The CTA board added the “voluntary-termination employment program” to the supplemental plan in November 2008 — a move that then-CTA President Ron Huberman’s staff said would save the CTA an estimated $3.6 million a year by eliminating some senior-level jobs and filling others with lower-paid employees.

CTA board members unanimously approved the program on Nov. 13, 2008, after a brief discussion led by then-board chairman Brown, now Emanuel’s top financial official at City Hall, according to a transcript of the board’s meeting.
“I just want to be clear we are, by doing this voluntary termination, there could be a level of senior employees who elects to take an early [retirement] and that, those positions, we are expected, for those people who did that, would be replaced by lower-cost employees, and doing that would save us probably $3.6 million annually?” Brown asked.

“Or $90 million over 25 years, correct,” Anosike replied.

Carole Brown ChicagoMore than seven years later, it’s unclear whether the CTA has realized any savings. No cost-savings analysis of the program has been done, according to Steve Mayberry, a CTA spokesman. Brown declined to comment.

In all, 69 CTA execs agreed to participate in the early-retirement program. Not all are drawing benefits, though.

Huberman, for example, “has not yet met all of the requirements of the supplemental plan to initiate a pension payment,” according to the CTA’s legal department. Huberman has yet to make “the necessary payments to be eligible,” Mayberry says.

Theresa Mintle, a former Emanuel chief of staff who previously worked as the CTA board’s chief of staff and a CTA government-relations official, also hasn’t made the required payments, Mayberry says. According to CTA lawyers, “her right to receive a benefit has been terminated,” but they provided no details.

Both Huberman, a onetime chief of staff and schools CEO for former Mayor Richard M. Daley, and Mintle, a cousin of Daley, declined to discuss their payments into the plan.

Other former CTA execs made all of their contributions but won’t be able to begin drawing benefits from the plan until they are in their 60s because they don’t have enough years of service.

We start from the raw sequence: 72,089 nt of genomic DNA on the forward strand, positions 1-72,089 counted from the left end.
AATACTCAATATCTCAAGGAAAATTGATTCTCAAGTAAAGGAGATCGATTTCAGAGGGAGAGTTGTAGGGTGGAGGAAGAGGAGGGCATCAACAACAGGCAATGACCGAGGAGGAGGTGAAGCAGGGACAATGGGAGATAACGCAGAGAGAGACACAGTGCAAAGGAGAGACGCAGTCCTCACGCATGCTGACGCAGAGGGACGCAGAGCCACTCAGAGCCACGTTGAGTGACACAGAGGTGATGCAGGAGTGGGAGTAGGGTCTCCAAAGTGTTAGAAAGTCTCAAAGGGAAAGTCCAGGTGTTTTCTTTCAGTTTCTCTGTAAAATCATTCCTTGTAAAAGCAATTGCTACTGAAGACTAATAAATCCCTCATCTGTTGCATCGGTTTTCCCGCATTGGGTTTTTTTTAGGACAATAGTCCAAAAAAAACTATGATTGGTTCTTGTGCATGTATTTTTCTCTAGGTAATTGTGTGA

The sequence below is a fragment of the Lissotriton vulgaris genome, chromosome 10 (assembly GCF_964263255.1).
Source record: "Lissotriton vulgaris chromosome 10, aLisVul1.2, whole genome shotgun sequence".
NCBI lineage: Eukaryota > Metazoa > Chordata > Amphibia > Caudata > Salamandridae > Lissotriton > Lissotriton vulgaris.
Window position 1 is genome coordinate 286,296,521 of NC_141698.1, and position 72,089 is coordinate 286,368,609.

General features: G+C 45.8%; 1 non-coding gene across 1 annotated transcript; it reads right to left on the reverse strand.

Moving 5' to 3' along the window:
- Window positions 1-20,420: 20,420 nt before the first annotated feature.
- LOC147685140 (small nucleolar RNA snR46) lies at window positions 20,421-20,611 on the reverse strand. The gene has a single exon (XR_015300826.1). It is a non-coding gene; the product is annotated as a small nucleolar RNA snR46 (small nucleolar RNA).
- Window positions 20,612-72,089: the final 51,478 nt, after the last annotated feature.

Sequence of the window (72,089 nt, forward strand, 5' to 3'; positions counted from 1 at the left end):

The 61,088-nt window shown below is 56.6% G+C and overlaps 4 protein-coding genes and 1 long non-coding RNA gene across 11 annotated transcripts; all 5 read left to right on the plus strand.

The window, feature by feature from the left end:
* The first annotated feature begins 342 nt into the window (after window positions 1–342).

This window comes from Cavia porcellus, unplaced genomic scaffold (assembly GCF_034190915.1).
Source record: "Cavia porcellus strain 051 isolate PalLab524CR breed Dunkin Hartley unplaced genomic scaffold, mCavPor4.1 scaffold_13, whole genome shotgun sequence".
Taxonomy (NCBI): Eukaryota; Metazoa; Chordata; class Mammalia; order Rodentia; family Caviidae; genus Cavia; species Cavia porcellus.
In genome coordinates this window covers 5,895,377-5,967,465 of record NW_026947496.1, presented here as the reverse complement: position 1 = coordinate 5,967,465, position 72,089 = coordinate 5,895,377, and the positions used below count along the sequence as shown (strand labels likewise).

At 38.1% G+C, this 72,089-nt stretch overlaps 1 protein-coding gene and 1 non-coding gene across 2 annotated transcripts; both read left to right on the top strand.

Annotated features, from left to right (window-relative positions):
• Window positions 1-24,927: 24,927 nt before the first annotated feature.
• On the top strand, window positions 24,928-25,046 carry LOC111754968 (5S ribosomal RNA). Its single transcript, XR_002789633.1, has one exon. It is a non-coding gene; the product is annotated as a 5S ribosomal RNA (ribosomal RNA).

Richard M Daley ChicagoLast June, the Sun-Times and the BGA reported that Dorval Carter Jr., then the newly named CTA president, was among the early retirees. Carter retired from the CTA in November 2009 at 52 and returned last May as the agency’s executive director.

In between, he worked in Washington for the U.S. Department of Transportation while getting $754,762 in pension payouts — more than triple the $244,853 he paid into the supplemental plan to buy six years of CTA service and to include the nearly 15 years he spent in other government jobs in his total service time.

Carter’s combined income reached as high as $283,679 a year — the sum of his $146,450 federal salary and $137,229-a-year CTA pension. Because he accepted  Emanuel’s offer to return to the CTA as its $235,000-a-year boss, Carter has to temporarily forgo his pension because he is once again a CTA employee. He will be able to start collecting it again when he leaves the agency.

Theresa Mintle ChicagoUnlike many other retirees in the supplemental plan, Carter’s CTA retirement income will be paid out of the supplemental plan for the rest of his life, records show. He withdrew all of his contributions into the CTA’s regular pension fund, a total of $58,778, to help him make his upfront payment to the supplemental plan, records show.

Simmons, Anosike, Sapyta and others didn’t withdraw their contributions to the CTA’s regular pension fund. That means they’ll start drawing benefits from that fund when they turn 65 — the normal retirement age for CTA employees.

That won’t be a windfall for the employees, though. “When they reach the age of 65, they will begin to receive their regular benefit payments from the Retirement Plan for CTA Employees, and the supplemental benefit will be reduced by the same amount,” Mayberry says.

CTA officials say participants in the early-retirement program aren’t eligible for annual cost-of-living increases that are a staple of other government pension plans.

In 2014, the transit agency contributed $4.1 million to the supplemental plan and paid a total of nearly $7.3 million to 490 retirees.

Also in 2014, the CTA reported spending an additional $802,000 on health insurance-related costs for Anosike, the 40 other supplemental-plan retirees with health coverage and 15 CTA board retirees who also have CTA-subsidized coverage.

Mayberry says that figure is “not what the CTA actually” paid for their health care but is an actuarial estimate of expected spending that the agency “is required to include in our financial statements. . . . As a matter of policy, CTA does not disclose actual health-care costs.”